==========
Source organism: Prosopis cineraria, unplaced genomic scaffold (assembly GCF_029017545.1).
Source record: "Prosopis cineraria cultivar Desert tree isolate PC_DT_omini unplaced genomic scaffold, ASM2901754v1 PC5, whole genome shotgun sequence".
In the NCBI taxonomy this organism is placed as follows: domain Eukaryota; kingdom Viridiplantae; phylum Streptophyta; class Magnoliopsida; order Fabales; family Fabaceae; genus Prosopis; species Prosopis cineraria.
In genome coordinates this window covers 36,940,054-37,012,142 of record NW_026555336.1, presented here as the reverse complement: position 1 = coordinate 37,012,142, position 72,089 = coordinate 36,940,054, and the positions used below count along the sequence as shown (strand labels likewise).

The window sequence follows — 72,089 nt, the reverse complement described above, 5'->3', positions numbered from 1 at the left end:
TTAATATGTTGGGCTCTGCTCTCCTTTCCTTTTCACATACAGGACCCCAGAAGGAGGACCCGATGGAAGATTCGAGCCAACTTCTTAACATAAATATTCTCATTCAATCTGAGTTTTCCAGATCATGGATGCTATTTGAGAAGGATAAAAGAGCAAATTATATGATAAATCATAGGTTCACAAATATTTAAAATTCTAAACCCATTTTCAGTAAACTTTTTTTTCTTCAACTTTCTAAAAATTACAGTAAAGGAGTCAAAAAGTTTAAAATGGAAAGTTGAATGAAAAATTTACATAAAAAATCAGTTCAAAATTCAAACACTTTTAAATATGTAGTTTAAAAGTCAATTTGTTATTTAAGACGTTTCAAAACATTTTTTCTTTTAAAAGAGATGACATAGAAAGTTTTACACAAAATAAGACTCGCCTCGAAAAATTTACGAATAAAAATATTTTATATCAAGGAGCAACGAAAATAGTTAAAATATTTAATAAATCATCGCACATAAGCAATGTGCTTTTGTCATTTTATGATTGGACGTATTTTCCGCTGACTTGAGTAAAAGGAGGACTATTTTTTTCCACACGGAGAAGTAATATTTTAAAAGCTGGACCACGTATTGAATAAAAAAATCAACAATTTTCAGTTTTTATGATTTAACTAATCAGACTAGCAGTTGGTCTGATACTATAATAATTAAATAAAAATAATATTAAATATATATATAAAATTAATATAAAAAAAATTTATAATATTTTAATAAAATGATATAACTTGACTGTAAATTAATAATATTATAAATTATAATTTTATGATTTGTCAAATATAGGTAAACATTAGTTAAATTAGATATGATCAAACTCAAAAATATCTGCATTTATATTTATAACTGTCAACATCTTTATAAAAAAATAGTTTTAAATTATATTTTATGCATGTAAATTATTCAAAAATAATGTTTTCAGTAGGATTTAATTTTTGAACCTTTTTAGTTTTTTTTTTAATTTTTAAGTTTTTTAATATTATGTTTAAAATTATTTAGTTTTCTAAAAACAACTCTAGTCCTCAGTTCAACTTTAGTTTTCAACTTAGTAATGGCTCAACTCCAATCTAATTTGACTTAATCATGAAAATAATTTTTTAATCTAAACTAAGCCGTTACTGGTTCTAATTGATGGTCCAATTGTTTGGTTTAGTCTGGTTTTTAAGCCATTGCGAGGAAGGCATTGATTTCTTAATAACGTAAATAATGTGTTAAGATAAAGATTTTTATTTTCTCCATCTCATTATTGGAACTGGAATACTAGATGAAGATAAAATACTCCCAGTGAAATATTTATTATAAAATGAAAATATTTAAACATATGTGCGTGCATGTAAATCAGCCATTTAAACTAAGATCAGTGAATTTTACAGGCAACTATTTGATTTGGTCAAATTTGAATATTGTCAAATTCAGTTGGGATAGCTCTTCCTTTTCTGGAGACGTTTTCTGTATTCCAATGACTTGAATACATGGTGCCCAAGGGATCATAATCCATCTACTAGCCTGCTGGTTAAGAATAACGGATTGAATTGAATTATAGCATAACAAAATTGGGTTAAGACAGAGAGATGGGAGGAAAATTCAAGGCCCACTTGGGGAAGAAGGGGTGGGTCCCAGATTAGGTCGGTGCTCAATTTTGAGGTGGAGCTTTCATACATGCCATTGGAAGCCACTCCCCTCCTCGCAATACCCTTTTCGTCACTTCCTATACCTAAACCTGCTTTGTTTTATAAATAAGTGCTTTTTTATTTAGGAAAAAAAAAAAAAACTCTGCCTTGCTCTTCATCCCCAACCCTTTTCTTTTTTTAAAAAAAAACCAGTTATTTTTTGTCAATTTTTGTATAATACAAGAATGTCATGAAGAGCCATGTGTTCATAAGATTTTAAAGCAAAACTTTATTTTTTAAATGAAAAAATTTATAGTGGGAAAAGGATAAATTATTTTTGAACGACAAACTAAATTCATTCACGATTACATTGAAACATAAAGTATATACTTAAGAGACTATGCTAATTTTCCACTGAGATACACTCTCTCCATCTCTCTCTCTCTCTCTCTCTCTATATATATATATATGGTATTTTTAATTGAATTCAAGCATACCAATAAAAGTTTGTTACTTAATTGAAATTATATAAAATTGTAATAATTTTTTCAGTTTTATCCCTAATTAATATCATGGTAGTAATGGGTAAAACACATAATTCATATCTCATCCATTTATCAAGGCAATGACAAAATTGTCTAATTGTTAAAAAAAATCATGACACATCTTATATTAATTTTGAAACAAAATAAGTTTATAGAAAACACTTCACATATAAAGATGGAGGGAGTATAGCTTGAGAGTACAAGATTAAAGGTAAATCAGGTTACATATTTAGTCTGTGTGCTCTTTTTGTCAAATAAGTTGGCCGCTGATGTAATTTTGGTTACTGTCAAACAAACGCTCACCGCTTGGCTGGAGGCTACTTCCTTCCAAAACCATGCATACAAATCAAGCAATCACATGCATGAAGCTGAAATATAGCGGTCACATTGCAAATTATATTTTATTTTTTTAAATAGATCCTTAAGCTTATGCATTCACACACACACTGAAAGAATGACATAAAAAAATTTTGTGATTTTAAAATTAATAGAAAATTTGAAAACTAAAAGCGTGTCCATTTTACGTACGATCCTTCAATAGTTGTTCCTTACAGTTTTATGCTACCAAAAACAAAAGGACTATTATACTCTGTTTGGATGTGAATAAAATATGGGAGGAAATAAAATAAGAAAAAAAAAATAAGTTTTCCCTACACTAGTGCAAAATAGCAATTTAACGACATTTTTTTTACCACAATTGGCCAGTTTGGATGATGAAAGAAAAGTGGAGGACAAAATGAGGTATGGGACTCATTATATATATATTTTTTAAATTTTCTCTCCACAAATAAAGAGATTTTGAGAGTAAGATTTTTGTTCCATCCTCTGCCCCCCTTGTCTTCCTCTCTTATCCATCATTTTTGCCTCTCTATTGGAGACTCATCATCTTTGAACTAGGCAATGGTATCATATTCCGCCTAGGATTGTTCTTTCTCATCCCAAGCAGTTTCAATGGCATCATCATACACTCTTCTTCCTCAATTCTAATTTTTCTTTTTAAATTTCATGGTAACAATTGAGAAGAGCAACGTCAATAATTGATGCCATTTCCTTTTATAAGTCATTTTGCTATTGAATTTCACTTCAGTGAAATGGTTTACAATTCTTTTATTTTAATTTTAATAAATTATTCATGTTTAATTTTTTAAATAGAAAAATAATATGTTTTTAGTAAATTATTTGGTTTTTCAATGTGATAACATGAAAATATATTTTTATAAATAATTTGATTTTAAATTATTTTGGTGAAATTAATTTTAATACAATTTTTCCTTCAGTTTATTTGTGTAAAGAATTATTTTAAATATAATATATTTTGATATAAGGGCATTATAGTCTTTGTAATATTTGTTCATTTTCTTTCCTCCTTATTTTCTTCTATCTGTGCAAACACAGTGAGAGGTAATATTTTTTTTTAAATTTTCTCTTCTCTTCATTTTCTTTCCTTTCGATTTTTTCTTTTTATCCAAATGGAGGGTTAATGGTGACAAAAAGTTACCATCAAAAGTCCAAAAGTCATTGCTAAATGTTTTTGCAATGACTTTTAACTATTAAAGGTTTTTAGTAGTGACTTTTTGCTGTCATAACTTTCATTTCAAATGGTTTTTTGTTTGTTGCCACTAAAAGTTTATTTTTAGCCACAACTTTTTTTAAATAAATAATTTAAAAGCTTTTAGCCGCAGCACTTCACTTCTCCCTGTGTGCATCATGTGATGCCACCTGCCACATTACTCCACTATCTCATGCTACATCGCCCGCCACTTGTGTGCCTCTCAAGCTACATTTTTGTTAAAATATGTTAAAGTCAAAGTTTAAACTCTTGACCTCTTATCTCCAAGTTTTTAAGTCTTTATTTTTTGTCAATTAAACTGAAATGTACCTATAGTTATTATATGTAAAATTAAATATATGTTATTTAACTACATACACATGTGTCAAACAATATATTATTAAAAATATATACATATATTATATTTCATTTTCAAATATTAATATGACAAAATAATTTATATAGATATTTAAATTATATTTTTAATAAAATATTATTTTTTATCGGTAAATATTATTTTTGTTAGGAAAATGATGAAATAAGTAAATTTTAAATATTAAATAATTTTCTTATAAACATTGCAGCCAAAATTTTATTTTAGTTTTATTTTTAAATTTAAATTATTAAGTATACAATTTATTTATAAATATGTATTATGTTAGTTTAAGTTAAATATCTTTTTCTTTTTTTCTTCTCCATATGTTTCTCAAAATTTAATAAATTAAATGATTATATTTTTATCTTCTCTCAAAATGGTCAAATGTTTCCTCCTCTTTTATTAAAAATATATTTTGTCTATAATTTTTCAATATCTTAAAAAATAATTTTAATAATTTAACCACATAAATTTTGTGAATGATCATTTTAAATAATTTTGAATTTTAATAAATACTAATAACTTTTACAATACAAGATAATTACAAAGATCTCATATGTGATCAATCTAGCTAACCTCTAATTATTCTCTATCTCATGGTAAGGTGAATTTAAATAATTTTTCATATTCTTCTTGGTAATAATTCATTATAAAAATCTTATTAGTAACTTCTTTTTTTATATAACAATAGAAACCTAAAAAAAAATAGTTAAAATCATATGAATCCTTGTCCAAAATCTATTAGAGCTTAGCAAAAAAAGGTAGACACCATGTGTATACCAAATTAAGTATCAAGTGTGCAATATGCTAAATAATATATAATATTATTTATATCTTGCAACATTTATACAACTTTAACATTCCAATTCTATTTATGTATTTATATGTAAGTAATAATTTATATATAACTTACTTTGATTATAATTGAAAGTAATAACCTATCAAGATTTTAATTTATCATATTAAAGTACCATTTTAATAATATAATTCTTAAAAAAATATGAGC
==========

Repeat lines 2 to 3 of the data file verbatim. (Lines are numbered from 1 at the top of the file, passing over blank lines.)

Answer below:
Source record: "Prosopis cineraria cultivar Desert tree isolate PC_DT_omini unplaced genomic scaffold, ASM2901754v1 PC5, whole genome shotgun sequence".
In the NCBI taxonomy this organism is placed as follows: domain Eukaryota; kingdom Viridiplantae; phylum Streptophyta; class Magnoliopsida; order Fabales; family Fabaceae; genus Prosopis; species Prosopis cineraria.